Study shows how much coal, oil and gas must stay untouched to solve global warming

פורסם: 12 בינו׳ 2015, 13:16 על ידי: Sustainability Org   [ עודכן 12 בינו׳ 2015, 13:19 ]
In this Nov. 27, 2014 photo, workers load coal from a truck at a process station for sale in Tangxian in China's Hebei province.

In a study that has sweeping implications for policymakers, energy companies and even individual investors, scientists have found that if we are to have a decent chance of limiting global warming to below "dangerous" levels, then more than 80% of current coal reserves, half of all gas reserves and a third of oil reserves must remain unburned through at least 2050.

The study, published Wednesday in the journal Nature, is the first to quantify the implications for each type of fossil fuel as well as different regions, from the Middle East to the United States, if we are to meet the globally agreed upon temperature target of keeping global warming to less than 2 degrees Celsius, or 3.6 degrees Fahrenheit, above preindustrial temperatures through the year 2100.

The big losers, according to this research, include Russia, which could only burn 59% of its existing natural gas reserves and 25% of its oil reserves, as well as Canada, which would have the lowest utilization of its oil reserves of any country analyzed.

Carbon Budget

The amount of CO2 emissions that are consistent with having a decent chance of meeting the 2 degree Celsius temperature target, compared to emissions from all energy reserves.

Image: Bob Al-Greene/Mashable

Furthermore, the study's authors say that any development of Arctic oil and gas resources is "incommensurate" with already agreed upon climate targets.

Global climate negotiators are slated to meet in Paris in 2015 to negotiate a new climate treaty that would likely be aimed at putting the world on course to meeting the temperature target, starting in the year 2020.

The study means that the way that energy companies currently do business, which includes making spending hundreds of millions per year to find new oil, gas and coal reserves, is incompatible with solving global warming.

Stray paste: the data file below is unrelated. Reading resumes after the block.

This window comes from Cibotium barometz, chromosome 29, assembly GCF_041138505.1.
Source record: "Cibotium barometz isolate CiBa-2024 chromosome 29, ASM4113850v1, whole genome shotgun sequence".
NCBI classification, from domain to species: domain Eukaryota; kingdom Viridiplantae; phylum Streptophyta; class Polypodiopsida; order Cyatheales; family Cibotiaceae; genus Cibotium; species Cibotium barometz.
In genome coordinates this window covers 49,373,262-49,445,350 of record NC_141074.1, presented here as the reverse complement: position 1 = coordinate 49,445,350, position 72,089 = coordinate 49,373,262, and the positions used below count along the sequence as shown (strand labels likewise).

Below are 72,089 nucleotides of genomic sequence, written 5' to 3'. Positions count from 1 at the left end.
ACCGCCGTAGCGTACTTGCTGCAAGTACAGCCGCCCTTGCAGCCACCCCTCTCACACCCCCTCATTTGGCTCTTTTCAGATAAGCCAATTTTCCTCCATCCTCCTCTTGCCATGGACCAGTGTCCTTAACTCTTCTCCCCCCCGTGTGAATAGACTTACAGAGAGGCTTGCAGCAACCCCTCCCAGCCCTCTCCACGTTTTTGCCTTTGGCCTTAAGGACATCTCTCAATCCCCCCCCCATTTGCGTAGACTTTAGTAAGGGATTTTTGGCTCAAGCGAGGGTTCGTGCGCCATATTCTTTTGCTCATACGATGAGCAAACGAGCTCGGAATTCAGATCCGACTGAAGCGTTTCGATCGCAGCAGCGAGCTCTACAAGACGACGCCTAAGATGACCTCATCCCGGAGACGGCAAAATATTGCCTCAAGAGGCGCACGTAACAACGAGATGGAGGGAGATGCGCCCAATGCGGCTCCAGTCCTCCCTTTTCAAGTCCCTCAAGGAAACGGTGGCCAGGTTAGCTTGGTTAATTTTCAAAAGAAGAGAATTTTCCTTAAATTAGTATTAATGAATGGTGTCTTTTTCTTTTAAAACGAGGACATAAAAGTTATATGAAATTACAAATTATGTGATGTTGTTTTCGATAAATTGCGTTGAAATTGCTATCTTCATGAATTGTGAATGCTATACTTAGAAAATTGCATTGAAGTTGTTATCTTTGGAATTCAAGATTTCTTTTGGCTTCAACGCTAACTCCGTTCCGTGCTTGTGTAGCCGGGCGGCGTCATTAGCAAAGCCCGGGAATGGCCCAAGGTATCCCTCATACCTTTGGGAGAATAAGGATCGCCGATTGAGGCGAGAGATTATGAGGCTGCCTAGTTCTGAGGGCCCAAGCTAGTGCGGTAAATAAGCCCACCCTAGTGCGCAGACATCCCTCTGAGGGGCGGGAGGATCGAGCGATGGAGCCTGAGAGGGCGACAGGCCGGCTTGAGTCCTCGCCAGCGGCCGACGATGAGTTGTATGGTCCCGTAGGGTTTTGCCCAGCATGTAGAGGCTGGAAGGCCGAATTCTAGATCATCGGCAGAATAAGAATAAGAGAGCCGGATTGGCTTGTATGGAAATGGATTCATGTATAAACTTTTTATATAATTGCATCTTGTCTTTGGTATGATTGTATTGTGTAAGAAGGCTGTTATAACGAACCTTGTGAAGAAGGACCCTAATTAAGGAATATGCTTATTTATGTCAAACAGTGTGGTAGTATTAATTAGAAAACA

This conclusion, if it is correct, could affect any investor who holds stock in energy companies
This conclusion, if it is correct, could affect any investor who holds stock in energy companies, from major players like ExxonMobil and Shell to smaller companies that are involved in the natural gas "fracking" boom in the U.S. This includes millions of people who hold mutual fund and index fund investments.

Such stocks are common in most retirement plans in the U.S., since energy companies are among the largest members of the S&P 500 index on the New York Stock Exchange. Shares in such companies could decline in value — possibly in a rapid fashion — if energy firms are unable to burn their existing reserves due to climate policies aimed at reducing emissions of planet-warming greenhouse gases.

According to the study's authors, Christophe McGlade and Paul Etkins of the University College London, oil companies spent a total of $670 million on exploring for new energy resources in the year 2013 alone.

"One might ask why they’re doing this when there’s more in the ground than we can afford to burn, and that money might be better spent," Etkins said at a press conference. Etkins suggested that companies return such funds to shareholders in the form of dividends, or use the money to invest in renewable energy research.

The carbon budget limits what we can burn

In order to meet the 2 degree Celsius temperature target, the world can only emit a cumulative total of about 1,100 gigatonnes of carbon dioxide between 2010 and 2050, according to the new study and work from the U.N. Intergovernmental Panel on Climate Change. Yet, if all the current fossil fuel reserves were to be burned, emissions would be at least three times higher than this level, like a teenager spending on their parents' credit card.